April 20, 2006

Indian Politics, What is the Way Out?

Hopefully in the next decade, every Indian will have a political party representing his or her region, religion, caste, sex etcetera unless a political restructuring for consolidation happens. While everybody is aware of this as a problem with our politics, only very few is aware of a practical solution. Today's Hindu has an interesting article by Pran Chopra, which explains what does constitutional experts say about this. Here are the excerpts:
"A candidate should be declared elected to Parliament only when he has obtained the votes of at least half the people who have voted. And if no such candidate emerges in the first round of polling there should be a second and last round in which the leader and the runner-up in the first round should be the only candidates. The House chosen in this way should then choose its leader in the same way, in two rounds at most.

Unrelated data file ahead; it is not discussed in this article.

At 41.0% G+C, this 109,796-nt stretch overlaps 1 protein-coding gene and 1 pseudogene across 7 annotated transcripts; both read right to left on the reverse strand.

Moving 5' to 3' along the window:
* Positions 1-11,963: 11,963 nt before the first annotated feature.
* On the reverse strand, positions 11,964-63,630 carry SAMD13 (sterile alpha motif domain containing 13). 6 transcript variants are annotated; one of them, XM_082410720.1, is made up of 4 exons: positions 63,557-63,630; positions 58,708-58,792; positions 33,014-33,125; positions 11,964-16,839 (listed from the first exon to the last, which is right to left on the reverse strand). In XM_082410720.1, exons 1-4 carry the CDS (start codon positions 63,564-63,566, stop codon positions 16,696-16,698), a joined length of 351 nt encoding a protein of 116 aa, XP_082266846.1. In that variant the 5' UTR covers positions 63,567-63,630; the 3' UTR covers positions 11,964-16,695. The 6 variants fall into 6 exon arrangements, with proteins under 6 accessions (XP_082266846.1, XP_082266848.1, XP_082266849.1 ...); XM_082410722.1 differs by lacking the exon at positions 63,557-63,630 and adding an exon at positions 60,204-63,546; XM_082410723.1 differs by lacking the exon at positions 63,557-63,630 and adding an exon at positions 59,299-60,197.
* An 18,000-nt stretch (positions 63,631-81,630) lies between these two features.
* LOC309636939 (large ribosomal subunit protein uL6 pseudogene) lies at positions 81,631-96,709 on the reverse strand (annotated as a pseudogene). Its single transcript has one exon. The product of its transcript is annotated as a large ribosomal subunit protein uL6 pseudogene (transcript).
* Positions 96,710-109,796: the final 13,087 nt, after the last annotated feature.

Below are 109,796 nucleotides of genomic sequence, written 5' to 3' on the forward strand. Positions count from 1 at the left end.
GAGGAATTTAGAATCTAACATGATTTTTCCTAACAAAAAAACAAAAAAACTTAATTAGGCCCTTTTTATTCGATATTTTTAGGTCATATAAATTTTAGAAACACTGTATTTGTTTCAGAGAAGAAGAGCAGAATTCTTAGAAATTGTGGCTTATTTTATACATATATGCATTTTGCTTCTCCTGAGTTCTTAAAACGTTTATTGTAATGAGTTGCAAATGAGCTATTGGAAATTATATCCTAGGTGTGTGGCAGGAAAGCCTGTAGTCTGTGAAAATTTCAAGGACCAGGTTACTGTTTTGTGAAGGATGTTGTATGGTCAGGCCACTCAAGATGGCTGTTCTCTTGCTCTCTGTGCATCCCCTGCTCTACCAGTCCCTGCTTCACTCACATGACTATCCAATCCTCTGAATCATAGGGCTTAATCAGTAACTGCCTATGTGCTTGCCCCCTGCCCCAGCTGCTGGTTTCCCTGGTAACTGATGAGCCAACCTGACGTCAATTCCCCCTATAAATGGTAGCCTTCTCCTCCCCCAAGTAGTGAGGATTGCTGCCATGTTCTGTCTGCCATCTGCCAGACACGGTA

The government formed by him should be open to challenge but only by a challenger who has demonstrated, in the same manner, that he has the support of at least half the House.

This single reform can achieve at least three objectives. The House will always have the support of at least half the concerned voters, the government will always have the confidence of at least half the House, and candidates at both levels, knowing that one day they may need the support of at least half the voters will, even in the first round, refrain from casting their appeal on narrow and sectarian lines.

The merits of the scheme are not in doubt. The mystery is why we do not adopt it."
There have been instances when the entire politicians of the country united on a subject, increasing the salary of parliamentary members or overriding the supreme court law on the (dis)qualifications of an election candidate being some of them. Having seen on these political dramas live on the news channels, I doubt how many Indians will really find this one as mysterious as the author finds it!

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